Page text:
If you’re not familiar with HTML, making even small tweaks to your website or custom MailChimp template can be a struggle. HTML is a complicated language and you won’t become an expert overnight – however, you can master a few basics that will make it easier to tweak templates, build web pages, and control your online presence.
This is by no means meant to be a comprehensive guide to HTML, but rather an introduction with some of the most basic tags you’ll need to customize your in-house marketing campaigns.
What is HTML?
Let’s start with the most basic question – “what is HTML?”
Hypertext markup language (HTML) is a standardized system for tagging text files to achieve font, color, graphic, and hyperlink effects. You use specific tags to customize each element of a web page.
Check it out for yourself: Open up a well-designed site in Chrome, right click, and select "Inspect Element." You’ll be able to get a look behind-the-scenes at how the site was coded.
HTML elements are individual components of your webpage that are made up of a start tag <example> and an end tag </example >.
Here’s an example of what a simple HTML page might look like:
<p>A sample paragraph would go here.</p>
Note the <html> tag at the very top.
This element specifies the language the webpage or document is written in. Without this tag your computer won’t know how to process all the code that follows it. It’s important to realize that browsers do not display the HTML tags, but they use them to render the content of the page.
The visible part of the HTML document is between <body> and </body>.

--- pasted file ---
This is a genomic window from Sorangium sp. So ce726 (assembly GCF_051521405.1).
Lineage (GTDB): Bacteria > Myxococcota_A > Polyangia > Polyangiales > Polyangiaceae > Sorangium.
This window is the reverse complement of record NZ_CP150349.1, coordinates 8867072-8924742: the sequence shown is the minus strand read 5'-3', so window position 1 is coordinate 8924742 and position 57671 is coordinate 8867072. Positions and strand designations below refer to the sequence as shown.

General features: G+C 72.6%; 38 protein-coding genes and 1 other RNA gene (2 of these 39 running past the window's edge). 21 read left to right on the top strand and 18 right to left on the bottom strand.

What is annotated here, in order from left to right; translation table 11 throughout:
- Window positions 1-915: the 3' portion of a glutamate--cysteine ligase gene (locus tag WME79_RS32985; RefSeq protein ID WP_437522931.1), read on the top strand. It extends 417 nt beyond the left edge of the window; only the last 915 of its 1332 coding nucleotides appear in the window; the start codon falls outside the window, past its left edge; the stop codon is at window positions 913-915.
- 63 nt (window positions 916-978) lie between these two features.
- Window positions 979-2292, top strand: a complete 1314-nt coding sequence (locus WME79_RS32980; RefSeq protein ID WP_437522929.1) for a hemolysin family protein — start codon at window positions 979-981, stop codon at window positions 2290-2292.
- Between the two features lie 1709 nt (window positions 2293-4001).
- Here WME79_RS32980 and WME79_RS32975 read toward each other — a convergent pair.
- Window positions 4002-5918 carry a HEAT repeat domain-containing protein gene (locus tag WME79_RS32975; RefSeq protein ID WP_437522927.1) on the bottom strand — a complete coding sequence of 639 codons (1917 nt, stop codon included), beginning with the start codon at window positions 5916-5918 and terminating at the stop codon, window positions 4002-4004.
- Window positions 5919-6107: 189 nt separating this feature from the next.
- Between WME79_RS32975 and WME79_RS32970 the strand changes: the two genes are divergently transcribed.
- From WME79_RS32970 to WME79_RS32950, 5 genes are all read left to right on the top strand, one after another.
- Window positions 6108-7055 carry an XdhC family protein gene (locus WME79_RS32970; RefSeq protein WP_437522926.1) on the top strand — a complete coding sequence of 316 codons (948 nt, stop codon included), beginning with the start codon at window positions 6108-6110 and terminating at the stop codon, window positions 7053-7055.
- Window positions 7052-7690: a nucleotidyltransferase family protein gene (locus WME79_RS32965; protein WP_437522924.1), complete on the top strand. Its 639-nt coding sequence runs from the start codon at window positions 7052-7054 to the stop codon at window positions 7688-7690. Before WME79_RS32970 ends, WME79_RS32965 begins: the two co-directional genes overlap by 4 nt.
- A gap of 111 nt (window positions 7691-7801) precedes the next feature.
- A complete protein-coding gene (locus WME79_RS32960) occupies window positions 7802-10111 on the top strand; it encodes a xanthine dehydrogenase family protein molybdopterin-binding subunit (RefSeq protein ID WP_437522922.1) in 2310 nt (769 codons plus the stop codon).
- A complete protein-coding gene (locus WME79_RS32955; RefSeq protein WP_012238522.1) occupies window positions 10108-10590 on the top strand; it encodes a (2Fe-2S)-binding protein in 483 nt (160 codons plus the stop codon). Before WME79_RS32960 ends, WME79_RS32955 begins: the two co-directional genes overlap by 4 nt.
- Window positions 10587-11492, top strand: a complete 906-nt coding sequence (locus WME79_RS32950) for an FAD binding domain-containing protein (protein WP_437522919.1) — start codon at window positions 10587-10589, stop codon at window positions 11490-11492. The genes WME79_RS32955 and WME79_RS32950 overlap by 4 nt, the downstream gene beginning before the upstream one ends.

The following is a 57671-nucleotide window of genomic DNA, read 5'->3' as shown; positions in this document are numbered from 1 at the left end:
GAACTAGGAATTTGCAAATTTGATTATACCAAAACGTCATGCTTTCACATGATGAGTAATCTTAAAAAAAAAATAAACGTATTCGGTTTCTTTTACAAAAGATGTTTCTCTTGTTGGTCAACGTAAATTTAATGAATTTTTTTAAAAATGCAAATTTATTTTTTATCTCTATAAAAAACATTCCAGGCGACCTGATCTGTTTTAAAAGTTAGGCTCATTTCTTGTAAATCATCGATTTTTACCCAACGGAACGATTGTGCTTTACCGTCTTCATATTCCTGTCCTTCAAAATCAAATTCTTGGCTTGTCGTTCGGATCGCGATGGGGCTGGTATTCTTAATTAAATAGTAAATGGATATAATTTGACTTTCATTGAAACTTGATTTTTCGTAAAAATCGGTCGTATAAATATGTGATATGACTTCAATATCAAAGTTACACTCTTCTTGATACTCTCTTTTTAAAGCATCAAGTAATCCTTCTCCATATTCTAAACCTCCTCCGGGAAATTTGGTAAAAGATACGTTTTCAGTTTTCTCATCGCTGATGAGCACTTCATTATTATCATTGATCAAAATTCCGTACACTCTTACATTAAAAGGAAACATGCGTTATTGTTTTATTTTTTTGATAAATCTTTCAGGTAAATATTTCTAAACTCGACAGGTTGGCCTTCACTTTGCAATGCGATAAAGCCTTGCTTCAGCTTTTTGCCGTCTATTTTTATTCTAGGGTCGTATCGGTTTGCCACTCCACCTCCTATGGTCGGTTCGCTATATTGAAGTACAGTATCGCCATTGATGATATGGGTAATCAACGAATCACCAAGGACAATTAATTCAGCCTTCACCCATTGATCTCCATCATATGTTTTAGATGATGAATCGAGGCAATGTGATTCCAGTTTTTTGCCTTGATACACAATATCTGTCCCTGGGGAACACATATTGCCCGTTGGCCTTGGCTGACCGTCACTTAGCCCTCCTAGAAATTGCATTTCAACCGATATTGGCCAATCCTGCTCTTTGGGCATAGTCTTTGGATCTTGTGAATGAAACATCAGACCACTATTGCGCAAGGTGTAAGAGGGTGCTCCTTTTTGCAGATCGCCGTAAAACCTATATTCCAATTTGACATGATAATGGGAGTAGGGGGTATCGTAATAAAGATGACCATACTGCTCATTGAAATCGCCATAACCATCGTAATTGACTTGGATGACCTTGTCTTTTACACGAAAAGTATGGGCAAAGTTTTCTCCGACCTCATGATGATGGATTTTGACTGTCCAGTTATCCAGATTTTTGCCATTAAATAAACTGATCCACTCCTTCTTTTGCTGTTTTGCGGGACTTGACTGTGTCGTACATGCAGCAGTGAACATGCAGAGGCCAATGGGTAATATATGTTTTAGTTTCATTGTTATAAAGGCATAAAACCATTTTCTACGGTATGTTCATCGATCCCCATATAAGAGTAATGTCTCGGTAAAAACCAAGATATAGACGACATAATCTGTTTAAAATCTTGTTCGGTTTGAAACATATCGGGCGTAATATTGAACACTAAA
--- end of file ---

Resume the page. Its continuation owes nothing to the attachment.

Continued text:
Your body tag is the first element content tag that you can open after you’ve opened your initial html tag.
This tag is one of the content elements that can be opened within your body tag. You can vary the size of your headings and subheadings by specifying whether you want <h1>, <h2>, <h3>, <h4>, <h5>, or <h6>.
<h1> defines the most important heading. <h6> defines the least important heading.
Used for formatting paragraphs of text. Just to be clear, the paragraph tag defaults to which ever style you already have assigned to your style sheet.
HTML links are defined with the <a> tag.
<a href="hueandtonecreative.com">You would put the text you want to be hyperlinked here. </a>
To incorporate an image into your page you’ll want to use an <img> tag -- the source file (src), alternative text (alt), width, and height can all be defined.
<img src="hueandtonelogo.jpg" alt="hueandtonecreative.com" width="210" height="210">
Always remember to close your tags. Anytime you open a tag <example> you should close it after you’ve defined all your content </example>.
Your style tags help you specify which colors and fonts are used for your headings, paragraphs, etc.
Here’s a few examples:
You could format size like this:
<h1 style="font-size:300%;">This is a heading</h1>
Color like this:
<h1 style="color:blue">This is where the text you want stylized goes. </h1>
Or both like this:
<h1 style="color:blue;"font-size:300%">This is where the text you want stylized goes.</h1>
Formatting assist with the aesthetics of your webpage, kind of like the style elements we mentioned earlier. The main difference between the two is that your formatting elements deal with text effects.
Used to make specific text bold.
Used for italicizing text.
Makes specific text smaller.
Learning HTML isn’t the easiest task, so here are a few tools to help you become a pro in no time!
- Lynda is a digital learning library where you can learn skills for business, design, marketing, and web development.
One last note…
Becoming proficient in HTML takes time and consistent practice, so don’t get discouraged if it doesn’t come easy to you! Be patient and try to set obtainable goals for yourself.
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